Claimant Bashing at the Beeb
The BBC Trust has just published a landmark judgement about treating benefit claimants fairly in BBC programmes. For anyone who has been worried about the BBC’s anti-claimant bias, it’s a hopeful moment.
Back in October 2011, the BBC broadcast The Future of the Welfare State with John Humphrys, a programme where the presenter travelled the country, building up a picture of “a growing sense of entitlement among some groups claiming benefits”. Once, he argued, people in working class communities in places like Cardiff where he grew up, would have been ashamed to rely on benefits, now they saw it as a lifestyle choice. Iain Duncan Smith described it as an “excellent programme“; Humphrys himself parlayed it into a Daily Mail article, where he was even clearer about his attack on benefits and the people who claim them:
In the words of an old lady who lived opposite my house when I was born and who lives there still: “If they can get money without working, they will.” Times have changed, she told me sadly, and the ‘pride in working’ has gone.
The Child Poverty Action Group complained to the BBC Trust Editorial Standards Committee about the programme in November 2011 and the Trust finally published its ruling this morning. The Committee found that the programme didn’t break BBC guidelines on impartiality directly, but it did break guidelines on accuracy, which also had an effect on whether or not the programme was impartial.
(Full disclosure: the Committee referred to some TUC reports when considering this issue.) There were two aspects of the complaint about accuracy. One was that the programme did not give figures that would allow viewers to judge whether the benefits being cut by the government were responsible for the rising benefits bill. The other (more serious in my view) was that the programme gave the impression that there were plenty of jobs unemployed people could do if only they were willing.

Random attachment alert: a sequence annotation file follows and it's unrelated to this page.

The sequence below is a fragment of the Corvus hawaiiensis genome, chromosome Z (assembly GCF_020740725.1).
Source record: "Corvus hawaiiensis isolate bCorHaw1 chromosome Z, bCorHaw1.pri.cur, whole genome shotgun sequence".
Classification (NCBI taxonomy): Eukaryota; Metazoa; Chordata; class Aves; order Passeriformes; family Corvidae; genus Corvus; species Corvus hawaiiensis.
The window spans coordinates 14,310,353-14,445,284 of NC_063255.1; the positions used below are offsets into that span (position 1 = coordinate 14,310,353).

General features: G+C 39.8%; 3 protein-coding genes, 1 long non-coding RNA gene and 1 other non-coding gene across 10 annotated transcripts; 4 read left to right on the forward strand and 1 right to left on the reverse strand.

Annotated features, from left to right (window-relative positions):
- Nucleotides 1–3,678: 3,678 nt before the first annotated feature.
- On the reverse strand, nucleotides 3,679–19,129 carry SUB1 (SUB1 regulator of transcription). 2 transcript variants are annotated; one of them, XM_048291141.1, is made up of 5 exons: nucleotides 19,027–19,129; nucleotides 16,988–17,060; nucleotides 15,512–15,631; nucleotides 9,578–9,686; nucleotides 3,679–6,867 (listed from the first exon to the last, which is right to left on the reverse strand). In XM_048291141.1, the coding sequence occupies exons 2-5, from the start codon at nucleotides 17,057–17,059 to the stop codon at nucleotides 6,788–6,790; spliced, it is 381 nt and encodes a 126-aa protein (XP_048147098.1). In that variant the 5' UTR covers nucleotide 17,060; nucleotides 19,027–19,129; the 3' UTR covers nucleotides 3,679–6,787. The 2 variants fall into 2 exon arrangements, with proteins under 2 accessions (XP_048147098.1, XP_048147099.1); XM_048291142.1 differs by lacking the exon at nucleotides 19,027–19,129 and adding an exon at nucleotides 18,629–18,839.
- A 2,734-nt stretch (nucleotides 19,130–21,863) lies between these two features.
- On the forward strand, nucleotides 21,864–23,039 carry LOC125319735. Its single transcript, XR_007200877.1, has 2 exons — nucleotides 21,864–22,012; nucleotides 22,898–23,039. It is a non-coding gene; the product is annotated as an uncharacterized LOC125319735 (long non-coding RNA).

The Committee’s decision is very significant:
The Committee concluded that viewers would be likely to form the conclusion that the benefits being targeted by the Government were largely responsible for the view held by some that “the welfare state is in crisis”. The Committee also concluded that viewers would be likely to form the impression, despite the anecdotal testimonies of job seekers heard in the programme, that there was a healthy supply of jobs overall. As both issues are central to the viewers’ understanding of the key issues discussed in the programme, and because this was a controversial issue which was also a major matter within the meaning of the Editorial Guidelines, the Committee concluded that the failure of accuracy had also led to a breach of impartiality on this occasion.
The decision on impartiality is a judgement call, and I have to say I disagree with the Committee’s judgement. On one side of the argument (the government’s) they interviewed several authority figures; on the other side they mainly relied on the comments of claimants themselves. They were, in effect, ‘in the dock’ in this programme and the Committee does suggest that the programme would not have been impartial if there had been no authority figures on their side, but there were interviews with a number of New York critics of Anerican welfare reforms and the Committee judged that this was enough for balance.
This is a really important ruling, and it vindicates the Child Poverty Action Group’s decision to complain and then appeal. It shows that, even at a time when not much is going our way, there’s still room for victories every day.
Update (1/8/13): Iain Duncan Smith really didn’t like the decision or the coverage of it! The Daily Mail is re-running John Humphrys’ article – Sue Marsh has the best comment on this, she’s already said everything that needs to be said, so I won’t add anything other than to encourage you to read her post.